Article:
Others see expanding DNA databases to include samples from those who have not been convicted as a potential crime-solving aid.
"I think there is a valid public policy for doing that because there are many people who have committed crimes but who have never been convicted but have been arrested and without their DNA in the system we are not solving those crimes," said Associate Attorney General Kevin O'Connor.
There are also other problems foreseen by critics of this proposal.
Justice Department officials estimate when the expansion is fully implemented -- as soon as December -- information from about 1.2 million people a year could be added to the national DNA database. It's another cause of consternation for critics--who say backlogs remain a major problem.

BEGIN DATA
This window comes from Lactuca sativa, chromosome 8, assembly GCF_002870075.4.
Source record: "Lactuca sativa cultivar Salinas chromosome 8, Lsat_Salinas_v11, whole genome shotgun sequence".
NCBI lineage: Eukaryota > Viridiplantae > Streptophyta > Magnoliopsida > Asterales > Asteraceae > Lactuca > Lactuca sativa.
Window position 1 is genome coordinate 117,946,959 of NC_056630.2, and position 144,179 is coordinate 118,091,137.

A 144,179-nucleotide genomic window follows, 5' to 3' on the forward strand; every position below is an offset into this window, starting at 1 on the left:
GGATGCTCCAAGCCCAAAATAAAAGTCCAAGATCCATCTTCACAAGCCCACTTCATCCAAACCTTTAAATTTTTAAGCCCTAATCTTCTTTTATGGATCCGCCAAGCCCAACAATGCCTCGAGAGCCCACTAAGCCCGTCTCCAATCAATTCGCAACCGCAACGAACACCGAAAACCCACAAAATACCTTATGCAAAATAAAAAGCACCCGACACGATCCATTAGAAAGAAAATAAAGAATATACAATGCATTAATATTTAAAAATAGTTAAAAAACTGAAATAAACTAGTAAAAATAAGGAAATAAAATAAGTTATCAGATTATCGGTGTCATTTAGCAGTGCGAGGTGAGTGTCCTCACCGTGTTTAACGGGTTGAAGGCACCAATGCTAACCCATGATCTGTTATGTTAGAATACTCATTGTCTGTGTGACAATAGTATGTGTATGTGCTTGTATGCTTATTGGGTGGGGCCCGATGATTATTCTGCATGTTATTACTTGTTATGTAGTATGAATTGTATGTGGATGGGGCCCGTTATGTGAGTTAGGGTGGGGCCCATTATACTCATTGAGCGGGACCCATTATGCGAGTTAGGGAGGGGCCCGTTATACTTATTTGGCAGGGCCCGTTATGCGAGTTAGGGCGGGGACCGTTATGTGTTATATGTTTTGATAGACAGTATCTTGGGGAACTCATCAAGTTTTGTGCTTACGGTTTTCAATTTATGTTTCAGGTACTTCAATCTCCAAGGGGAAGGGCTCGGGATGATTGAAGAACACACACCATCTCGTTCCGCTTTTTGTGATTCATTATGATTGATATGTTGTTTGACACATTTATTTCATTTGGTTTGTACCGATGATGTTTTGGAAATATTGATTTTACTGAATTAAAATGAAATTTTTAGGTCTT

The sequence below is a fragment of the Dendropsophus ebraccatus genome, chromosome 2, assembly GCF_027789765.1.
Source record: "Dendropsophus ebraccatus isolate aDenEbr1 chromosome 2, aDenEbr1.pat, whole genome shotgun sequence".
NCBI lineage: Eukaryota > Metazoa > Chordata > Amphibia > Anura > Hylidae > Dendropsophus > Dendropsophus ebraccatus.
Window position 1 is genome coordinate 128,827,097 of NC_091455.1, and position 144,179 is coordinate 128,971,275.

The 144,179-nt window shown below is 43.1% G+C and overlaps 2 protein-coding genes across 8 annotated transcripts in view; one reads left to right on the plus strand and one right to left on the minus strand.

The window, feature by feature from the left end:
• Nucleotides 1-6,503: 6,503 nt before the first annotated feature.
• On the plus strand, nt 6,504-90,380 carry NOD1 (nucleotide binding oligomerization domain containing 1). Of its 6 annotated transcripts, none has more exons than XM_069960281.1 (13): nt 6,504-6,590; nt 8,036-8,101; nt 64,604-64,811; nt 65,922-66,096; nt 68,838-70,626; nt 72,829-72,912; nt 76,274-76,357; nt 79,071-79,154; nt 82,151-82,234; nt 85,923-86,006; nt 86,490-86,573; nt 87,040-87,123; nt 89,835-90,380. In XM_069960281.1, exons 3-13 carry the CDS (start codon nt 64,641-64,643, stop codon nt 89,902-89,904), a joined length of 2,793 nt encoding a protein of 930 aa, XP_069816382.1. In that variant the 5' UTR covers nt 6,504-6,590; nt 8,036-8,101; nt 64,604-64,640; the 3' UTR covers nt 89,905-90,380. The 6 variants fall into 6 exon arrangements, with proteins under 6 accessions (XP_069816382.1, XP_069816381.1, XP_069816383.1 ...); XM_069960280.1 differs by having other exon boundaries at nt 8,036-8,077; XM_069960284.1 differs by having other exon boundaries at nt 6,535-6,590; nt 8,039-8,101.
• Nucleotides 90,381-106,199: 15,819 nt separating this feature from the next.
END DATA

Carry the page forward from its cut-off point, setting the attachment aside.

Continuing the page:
The FBI estimates that about a quarter of a million DNA samples have yet to be processed in its lab and says it did not receive any new funds to deal with the backlog, which is sure to grow even larger.